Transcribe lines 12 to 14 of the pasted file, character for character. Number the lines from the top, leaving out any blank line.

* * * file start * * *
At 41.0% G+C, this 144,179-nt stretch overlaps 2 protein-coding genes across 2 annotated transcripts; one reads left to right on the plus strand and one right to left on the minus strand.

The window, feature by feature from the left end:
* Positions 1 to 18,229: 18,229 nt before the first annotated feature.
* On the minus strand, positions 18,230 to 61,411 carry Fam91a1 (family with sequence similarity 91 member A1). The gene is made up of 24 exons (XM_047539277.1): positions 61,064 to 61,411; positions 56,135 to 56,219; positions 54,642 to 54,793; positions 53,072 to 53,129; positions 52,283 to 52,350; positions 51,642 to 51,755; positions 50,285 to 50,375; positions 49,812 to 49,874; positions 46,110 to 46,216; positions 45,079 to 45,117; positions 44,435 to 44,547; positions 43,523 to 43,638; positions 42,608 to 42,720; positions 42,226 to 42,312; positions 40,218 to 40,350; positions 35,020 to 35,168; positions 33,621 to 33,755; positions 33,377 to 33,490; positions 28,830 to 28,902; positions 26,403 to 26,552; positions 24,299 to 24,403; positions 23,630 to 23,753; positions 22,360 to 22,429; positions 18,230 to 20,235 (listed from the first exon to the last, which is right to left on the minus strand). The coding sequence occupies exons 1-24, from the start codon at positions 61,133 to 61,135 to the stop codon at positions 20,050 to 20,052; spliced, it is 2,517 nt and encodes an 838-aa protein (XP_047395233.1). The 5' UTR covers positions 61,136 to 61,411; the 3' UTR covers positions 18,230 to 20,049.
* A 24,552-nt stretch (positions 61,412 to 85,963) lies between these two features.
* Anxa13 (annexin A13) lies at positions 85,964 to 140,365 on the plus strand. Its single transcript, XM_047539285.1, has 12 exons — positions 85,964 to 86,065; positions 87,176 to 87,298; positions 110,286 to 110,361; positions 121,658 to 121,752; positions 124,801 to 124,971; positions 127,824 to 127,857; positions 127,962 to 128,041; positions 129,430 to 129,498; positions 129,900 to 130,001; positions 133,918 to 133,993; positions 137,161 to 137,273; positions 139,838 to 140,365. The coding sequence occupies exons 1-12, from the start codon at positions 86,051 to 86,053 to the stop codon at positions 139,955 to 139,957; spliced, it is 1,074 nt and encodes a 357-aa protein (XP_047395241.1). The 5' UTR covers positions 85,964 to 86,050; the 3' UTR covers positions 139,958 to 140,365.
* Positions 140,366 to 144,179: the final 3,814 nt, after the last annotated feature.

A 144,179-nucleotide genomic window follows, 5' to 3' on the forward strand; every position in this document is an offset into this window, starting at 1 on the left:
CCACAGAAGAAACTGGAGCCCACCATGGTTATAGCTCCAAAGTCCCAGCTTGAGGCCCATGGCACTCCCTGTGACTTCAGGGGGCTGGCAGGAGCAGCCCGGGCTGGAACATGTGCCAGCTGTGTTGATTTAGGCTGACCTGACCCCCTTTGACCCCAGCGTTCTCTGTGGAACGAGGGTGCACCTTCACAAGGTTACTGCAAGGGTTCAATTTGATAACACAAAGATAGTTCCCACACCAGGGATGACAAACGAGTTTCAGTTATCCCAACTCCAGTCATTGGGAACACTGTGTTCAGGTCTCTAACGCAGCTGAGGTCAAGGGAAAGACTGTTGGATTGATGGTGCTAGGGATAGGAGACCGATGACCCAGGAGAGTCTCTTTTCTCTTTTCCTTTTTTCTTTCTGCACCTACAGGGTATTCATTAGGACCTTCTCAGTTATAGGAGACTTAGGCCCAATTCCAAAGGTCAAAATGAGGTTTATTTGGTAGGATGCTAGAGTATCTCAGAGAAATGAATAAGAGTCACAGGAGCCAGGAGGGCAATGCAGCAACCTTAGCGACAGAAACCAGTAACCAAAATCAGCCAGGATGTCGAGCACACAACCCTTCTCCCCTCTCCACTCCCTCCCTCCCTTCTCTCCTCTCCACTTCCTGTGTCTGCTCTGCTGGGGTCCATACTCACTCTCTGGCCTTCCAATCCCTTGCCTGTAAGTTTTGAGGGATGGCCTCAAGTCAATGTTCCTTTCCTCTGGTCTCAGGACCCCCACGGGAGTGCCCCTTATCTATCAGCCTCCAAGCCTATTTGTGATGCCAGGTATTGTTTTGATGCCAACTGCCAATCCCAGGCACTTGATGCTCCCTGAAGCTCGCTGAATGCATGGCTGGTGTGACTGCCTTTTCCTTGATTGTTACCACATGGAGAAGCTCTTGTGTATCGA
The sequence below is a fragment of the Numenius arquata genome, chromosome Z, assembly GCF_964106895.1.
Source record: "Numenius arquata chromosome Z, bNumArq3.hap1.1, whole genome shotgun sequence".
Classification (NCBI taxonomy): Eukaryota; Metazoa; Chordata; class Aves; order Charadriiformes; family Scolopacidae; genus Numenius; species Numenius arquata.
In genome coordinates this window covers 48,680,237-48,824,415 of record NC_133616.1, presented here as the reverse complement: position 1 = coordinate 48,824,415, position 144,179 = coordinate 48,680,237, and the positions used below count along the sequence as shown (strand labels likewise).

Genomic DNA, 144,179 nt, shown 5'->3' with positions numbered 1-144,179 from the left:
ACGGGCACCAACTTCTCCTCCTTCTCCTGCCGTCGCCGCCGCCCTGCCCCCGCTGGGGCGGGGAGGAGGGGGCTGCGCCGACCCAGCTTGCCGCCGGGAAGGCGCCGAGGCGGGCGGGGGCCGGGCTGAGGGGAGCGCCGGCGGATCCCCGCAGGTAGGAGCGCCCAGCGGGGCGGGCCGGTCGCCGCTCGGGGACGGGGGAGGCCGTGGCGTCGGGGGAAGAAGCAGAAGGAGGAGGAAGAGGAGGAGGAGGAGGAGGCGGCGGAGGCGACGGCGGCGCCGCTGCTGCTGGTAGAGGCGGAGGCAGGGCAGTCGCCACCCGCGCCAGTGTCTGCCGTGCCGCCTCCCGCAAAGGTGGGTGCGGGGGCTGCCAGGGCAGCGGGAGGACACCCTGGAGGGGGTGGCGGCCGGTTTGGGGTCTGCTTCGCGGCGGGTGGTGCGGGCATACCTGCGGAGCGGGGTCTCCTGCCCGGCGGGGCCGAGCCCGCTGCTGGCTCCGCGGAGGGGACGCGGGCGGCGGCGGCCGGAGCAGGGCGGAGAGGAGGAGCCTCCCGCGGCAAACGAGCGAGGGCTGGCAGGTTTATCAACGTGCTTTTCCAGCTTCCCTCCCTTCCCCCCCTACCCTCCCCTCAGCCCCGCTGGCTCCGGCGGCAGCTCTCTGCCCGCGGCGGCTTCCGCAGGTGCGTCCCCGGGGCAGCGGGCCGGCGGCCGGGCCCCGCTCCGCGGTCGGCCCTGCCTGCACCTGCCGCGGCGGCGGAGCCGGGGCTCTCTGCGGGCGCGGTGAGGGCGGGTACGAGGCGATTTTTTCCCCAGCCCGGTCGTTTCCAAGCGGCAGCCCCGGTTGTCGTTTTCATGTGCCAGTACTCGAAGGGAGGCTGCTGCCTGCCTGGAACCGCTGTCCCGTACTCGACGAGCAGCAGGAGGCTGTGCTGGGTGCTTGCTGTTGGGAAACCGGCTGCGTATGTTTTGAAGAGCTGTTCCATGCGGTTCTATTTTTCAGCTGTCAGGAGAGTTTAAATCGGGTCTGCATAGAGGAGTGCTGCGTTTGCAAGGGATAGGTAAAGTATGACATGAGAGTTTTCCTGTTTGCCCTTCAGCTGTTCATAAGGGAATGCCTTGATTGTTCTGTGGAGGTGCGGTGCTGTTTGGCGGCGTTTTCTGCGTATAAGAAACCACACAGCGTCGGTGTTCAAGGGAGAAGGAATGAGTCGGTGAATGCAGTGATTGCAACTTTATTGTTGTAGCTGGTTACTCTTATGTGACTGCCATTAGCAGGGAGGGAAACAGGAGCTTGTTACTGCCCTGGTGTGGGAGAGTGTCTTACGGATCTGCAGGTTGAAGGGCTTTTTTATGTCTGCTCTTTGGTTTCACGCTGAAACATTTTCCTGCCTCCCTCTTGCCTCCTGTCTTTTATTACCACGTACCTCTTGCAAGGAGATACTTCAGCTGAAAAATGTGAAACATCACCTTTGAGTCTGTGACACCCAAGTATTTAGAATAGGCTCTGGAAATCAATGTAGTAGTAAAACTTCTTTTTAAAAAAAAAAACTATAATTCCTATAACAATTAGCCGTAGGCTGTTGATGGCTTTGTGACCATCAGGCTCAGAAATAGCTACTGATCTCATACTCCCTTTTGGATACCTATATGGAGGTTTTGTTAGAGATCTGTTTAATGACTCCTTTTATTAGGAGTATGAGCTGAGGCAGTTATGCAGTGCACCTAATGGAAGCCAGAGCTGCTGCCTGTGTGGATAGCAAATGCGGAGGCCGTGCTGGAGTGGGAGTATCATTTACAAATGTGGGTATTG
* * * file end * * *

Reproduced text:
Classification (NCBI taxonomy): Eukaryota; Metazoa; Chordata; class Aves; order Charadriiformes; family Scolopacidae; genus Numenius; species Numenius arquata.
In genome coordinates this window covers 48,680,237-48,824,415 of record NC_133616.1, presented here as the reverse complement: position 1 = coordinate 48,824,415, position 144,179 = coordinate 48,680,237, and the positions used below count along the sequence as shown (strand labels likewise).

Genomic DNA, 144,179 nt, shown 5'->3' with positions numbered 1-144,179 from the left: